With a closing date of 8 October, government has started consulting on giving developers the option to ask councils to renegotiate planning obligations – Section 106 agreements – agreed before April 2010, while the Local Government Association (LGA) says ‘it’s not the answer’.
Currently these obligations cannot be renegotiated for five years once a council refuses a request for voluntary renegotiation by a developer.
This move came as Communities Secretary Eric Pickles announced help from independent and expert brokers to renegotiate s106 agreements.
Brokers will begin work immediately with an initial wave of councils that are keen to address obstacles that are preventing development in their area before working with other councils around the country. The experts will:
· provide technical expertise to unlock negotiations
· act as go-betweens in disputes
· offer access to a range of support services.
Councils in Leeds, Ipswich, Corby, Swindon, Ashford, Gloucester, Kirklees, Carlisle, Northumberland and Durham will the first to benefit from this initiative.
The minister said: ‘Tackling problems with stalled development is essential to getting builders back on moth-balled sites and building the homes we need. There is huge potential in sites to boost local economies and we simply cannot afford to have them lying idle because of earlier agreements that are no longer viable.
‘The support and advice the expert brokers will offer is one of the many measures we have introduced to get development under way and I hope councils grab this chance to make use of the support we are offering.’
The Department for Communities and Local Government has said that any renegotiations of agreements will not remove the developer’s obligation to provide critical infrastructure or other contributions to offset the effects of the development, and they should not result in land banking.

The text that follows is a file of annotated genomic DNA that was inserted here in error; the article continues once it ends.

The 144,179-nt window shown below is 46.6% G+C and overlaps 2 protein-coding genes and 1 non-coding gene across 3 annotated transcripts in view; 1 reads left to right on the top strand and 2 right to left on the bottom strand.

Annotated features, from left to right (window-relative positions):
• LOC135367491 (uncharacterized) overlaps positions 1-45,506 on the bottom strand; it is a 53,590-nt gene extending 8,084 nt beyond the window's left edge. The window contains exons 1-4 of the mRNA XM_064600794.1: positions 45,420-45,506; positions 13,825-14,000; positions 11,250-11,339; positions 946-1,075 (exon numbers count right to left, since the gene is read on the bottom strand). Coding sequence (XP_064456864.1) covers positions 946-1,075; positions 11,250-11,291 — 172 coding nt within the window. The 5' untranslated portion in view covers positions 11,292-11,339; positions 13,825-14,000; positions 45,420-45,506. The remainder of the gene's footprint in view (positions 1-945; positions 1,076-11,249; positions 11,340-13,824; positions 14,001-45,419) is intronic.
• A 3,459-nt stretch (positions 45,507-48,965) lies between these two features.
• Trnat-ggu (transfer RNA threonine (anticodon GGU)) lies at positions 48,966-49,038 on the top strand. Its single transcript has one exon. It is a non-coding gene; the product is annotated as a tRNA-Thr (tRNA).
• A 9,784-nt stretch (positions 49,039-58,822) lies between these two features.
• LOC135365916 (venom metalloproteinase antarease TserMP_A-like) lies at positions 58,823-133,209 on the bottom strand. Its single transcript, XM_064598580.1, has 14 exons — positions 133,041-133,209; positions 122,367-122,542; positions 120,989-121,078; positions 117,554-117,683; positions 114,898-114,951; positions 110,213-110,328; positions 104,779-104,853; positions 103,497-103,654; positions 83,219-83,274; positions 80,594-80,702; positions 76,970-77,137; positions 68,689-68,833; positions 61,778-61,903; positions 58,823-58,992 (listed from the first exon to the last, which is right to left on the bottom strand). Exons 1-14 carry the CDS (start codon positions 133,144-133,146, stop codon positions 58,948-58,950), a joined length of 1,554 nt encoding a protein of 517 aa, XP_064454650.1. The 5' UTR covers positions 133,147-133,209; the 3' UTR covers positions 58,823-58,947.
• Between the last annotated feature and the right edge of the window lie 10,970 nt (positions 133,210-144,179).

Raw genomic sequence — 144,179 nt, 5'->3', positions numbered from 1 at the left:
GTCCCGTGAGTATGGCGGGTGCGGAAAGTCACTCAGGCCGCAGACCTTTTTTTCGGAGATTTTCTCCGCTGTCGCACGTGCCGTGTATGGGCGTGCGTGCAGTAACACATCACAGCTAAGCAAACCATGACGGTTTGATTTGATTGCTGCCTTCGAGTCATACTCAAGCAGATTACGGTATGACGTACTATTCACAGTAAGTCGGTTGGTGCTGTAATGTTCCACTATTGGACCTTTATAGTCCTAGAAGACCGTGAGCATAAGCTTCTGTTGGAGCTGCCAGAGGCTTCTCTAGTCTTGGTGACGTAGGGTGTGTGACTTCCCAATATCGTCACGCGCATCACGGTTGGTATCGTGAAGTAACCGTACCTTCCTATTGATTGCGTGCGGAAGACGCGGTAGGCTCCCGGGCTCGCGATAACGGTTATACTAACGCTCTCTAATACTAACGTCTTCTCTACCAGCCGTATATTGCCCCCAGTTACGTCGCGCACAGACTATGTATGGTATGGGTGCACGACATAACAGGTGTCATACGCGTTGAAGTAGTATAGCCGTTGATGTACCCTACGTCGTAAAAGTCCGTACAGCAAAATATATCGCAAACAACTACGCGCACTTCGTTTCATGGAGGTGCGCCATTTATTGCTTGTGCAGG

Pat Ritchie, chief executive of the Homes and Communities Agency, said: ‘As a sector we need to see as many stalled sites as possible unlocked to deliver much needed new homes. We are currently using our investment to do this through Get Britain Building, while our support in unlocking large projects in the planning system – through our ATLAS team – is highly valued by local authorities and the private sector.
‘So where sites are stalled because of agreements signed under very different economic conditions, we will work with councils to help see how we can get them moving again while meeting the needs and priorities of local communities.’
It is estimated that there are currently more than 1,400 housing schemes of more than 10 housing units with planning permission that are stalled and unblocking these developments is a key part of the Government’s housing strategy.
The consultation proposes that for planning obligations agreed on or prior to 6 April 2010, the relevant local authority can be asked to formally renegotiate the terms one month after the introduction of new regulations. In effect this will mean that the formal period of five years is reduced to between two and half and five years for these obligations. For all planning obligations agreed after 6 April 2010, the period will remain at five years.
Meanwhile, the LGA writes:
Responding to Department for Communities and Local Government (DCLG) proposals which would allow developers to ask councils to renegotiate previously agreed Section 106 obligations, Cllr Mike Jones, Chairman of the LGA Environment Board, said: ‘It is in no one’s interest to see important developments stall and councils are working hard to find ways of getting projects underway, including looking again at Section 106 agreements where appropriate.
‘These agreements ensure developers provide vital infrastructure for local communities, from roads and street lighting to parks and community centres. In most cases, negotiating away benefits is not the answer to stalled development. Lack of liquidity in the finance market and limited availability of mortgages stagnating demand are the real hurdles to viability, not the cost of providing much-needed Section 106 infrastructure.’
‘Local authorities across the country have been working to overcome the real barriers to new building by contributing land and assets, forming partnerships with developers and overwhelmingly saying ‘yes’ to growth through the planning system. Councils will welcome in principle the offer of support from the Homes and Communities Agency to renegotiate agreements should it be required. However, help should only come at the specific request of individual councils. It is very important that assistance is not imposed as it sends the message to developers and the community that infrastructure contributions are at risk.’
‘Renegotiating away contributions that benefit local residents and businesses could prove hugely counterproductive as it is likely to undermine trust in the planning process and increase public opposition towards new development.’
The consultation document on renegotiating S106 agreements, with responses due by 8 October, can be found at: LINK
For the consultation announcement see: LINK
Dept of Communities News: LINK
Search Planning Portal: LINK